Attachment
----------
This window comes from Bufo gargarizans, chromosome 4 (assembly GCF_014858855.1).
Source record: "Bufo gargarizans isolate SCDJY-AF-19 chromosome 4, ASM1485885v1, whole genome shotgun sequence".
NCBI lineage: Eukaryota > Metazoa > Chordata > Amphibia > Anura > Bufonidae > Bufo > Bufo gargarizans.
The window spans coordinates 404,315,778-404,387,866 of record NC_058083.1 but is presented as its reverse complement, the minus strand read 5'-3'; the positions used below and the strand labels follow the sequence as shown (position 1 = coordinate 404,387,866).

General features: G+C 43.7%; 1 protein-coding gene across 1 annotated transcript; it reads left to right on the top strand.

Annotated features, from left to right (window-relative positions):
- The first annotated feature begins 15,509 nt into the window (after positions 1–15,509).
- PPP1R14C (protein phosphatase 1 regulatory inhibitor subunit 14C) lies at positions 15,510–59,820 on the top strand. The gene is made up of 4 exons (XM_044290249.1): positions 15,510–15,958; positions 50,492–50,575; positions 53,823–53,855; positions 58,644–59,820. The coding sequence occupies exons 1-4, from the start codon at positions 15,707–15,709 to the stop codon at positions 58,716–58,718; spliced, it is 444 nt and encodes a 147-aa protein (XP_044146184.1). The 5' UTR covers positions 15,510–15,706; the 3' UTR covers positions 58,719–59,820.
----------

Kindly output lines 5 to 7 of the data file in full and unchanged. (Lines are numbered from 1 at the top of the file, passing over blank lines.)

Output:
General features: G+C 43.7%; 1 protein-coding gene across 1 annotated transcript; it reads left to right on the top strand.

Annotated features, from left to right (window-relative positions):
- The first annotated feature begins 15,509 nt into the window (after positions 1–15,509).